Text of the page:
How to Cook Lobster Mushrooms

There are many ways to cook lobster mushrooms, but simple recipes are the best way to get a feel for the texture and taste of this unique fungi. Here's how I cooked them.

Roasted Lobster Mushrooms in Clarified Butter

Lobster mushrooms
Clarified butter (Learn how to easily make it here. You could also use ordinary butter, though the flavor of the dish will be slightly different.)
Sea salt

1. Preheat the oven to 350 degrees F.

2.  Cut cleaned lobster mushrooms in half. For larger mushrooms, cut in quarters.

3. Place an oven proof skillet over medium heat. Once it's warmed a little, add a couple of tablespoons of clarified butter. Once the butter is warm, gently add the mushrooms, cut side down.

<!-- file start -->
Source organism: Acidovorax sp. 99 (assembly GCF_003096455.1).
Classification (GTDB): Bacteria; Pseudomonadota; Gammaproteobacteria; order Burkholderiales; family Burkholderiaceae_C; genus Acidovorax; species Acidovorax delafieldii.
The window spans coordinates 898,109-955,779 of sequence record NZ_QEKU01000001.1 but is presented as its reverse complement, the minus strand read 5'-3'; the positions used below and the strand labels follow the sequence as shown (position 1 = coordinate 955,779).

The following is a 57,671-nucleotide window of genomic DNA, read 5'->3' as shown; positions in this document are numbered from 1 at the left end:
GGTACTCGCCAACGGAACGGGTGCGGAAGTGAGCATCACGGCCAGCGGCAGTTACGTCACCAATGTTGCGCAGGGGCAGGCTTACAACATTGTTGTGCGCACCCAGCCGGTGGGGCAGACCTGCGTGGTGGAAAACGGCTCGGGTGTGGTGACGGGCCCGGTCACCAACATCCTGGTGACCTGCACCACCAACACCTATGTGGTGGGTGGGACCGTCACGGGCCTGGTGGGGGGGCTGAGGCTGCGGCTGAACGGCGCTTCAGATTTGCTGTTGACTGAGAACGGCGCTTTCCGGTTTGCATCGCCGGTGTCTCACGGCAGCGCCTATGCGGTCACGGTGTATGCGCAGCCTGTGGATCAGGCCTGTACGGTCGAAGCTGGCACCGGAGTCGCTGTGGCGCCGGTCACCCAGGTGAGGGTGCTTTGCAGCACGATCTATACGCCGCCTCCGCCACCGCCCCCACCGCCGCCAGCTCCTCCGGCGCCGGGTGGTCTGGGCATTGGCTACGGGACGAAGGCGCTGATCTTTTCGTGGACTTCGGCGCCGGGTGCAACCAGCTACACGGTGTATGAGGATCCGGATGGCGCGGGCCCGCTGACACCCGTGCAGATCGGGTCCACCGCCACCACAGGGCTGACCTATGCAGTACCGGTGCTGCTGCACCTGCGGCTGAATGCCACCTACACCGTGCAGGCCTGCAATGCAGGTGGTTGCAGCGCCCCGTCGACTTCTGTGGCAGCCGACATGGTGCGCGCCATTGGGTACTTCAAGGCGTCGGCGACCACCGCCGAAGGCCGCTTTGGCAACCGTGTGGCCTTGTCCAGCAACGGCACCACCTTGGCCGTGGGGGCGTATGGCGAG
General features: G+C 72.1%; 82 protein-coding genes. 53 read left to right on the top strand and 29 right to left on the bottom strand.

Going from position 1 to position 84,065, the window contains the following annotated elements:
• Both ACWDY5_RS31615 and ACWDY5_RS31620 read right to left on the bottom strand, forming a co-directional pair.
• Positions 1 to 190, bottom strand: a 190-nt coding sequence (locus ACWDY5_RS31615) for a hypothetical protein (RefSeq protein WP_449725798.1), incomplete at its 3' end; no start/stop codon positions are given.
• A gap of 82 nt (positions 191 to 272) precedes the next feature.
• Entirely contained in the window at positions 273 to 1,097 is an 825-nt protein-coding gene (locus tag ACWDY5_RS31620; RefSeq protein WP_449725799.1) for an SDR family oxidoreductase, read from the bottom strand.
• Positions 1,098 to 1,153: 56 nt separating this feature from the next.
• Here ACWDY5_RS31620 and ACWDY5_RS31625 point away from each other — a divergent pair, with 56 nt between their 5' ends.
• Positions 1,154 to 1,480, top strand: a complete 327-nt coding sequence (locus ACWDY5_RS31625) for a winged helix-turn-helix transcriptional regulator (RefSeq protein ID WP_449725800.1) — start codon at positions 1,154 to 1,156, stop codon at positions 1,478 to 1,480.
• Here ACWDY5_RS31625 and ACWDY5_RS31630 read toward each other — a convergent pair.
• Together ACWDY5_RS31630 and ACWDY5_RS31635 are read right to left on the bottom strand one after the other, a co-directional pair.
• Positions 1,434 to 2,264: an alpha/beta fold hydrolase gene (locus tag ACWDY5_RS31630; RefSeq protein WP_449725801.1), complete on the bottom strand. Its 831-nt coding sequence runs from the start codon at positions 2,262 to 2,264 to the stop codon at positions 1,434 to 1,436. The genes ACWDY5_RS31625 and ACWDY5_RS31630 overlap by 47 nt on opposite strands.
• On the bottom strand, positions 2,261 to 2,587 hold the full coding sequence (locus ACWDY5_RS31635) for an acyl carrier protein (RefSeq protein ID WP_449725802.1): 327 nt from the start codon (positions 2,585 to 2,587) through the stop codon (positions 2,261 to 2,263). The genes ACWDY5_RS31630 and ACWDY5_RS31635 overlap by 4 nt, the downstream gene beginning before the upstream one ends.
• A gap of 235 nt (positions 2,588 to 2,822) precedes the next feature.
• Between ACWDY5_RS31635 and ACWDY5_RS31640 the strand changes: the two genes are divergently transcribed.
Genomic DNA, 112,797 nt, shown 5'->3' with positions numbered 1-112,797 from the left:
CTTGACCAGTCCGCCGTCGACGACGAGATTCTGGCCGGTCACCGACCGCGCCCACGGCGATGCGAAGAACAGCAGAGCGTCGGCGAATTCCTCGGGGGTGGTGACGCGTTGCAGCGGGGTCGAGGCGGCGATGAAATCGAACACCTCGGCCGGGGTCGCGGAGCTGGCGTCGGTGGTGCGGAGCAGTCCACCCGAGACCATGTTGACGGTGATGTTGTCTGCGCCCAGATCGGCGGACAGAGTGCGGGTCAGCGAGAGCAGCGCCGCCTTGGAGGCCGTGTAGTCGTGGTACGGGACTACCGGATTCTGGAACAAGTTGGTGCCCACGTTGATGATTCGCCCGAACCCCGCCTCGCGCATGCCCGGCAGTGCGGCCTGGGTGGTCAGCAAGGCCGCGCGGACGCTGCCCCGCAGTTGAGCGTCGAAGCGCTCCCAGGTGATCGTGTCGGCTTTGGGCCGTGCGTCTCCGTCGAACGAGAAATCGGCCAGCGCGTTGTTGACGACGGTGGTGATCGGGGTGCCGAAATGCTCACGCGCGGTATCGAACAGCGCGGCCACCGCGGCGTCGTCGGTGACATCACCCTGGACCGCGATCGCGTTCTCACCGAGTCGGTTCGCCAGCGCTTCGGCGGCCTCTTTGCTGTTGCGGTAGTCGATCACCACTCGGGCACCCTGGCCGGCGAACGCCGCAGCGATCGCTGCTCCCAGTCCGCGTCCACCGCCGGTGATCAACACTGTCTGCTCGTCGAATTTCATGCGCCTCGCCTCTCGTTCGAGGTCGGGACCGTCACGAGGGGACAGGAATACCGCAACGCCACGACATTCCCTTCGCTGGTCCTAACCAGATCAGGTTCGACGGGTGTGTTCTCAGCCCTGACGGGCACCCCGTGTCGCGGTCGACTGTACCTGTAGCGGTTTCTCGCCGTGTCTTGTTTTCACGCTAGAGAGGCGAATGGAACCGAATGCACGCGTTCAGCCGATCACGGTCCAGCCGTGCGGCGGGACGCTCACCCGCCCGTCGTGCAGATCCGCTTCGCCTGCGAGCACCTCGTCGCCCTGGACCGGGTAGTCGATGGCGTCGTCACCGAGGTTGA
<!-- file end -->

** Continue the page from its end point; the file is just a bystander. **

4. Cook the mushrooms until browned, then turn and cook another side. Season with sea salt and pepper. As you cook, the mushrooms will give off a seafood-like scent. Keep cooking, turning the mushroom until all sides are browned. Periodically, spoon butter that's already in the skillet over the cooking mushrooms.

5. Place the skillet in the oven and set the timer for about 12 minutes.

6. In the meantime, chop the onion. (I cooked two medium sized mushrooms, and used about 1/4 of a yellow onion, and had more onion than I really needed.) Place a skillet over medium heat and add a little clarified butter. Once the butter is warm, add the onion and cook and stir until softened and golden brown. Keep warm over low heat.

7. After 12 minutes, check the mushrooms. They should be well browned, looking a lot like meat. Plate the mushrooms and sprinkle some cooked onion over them. Serve immediately.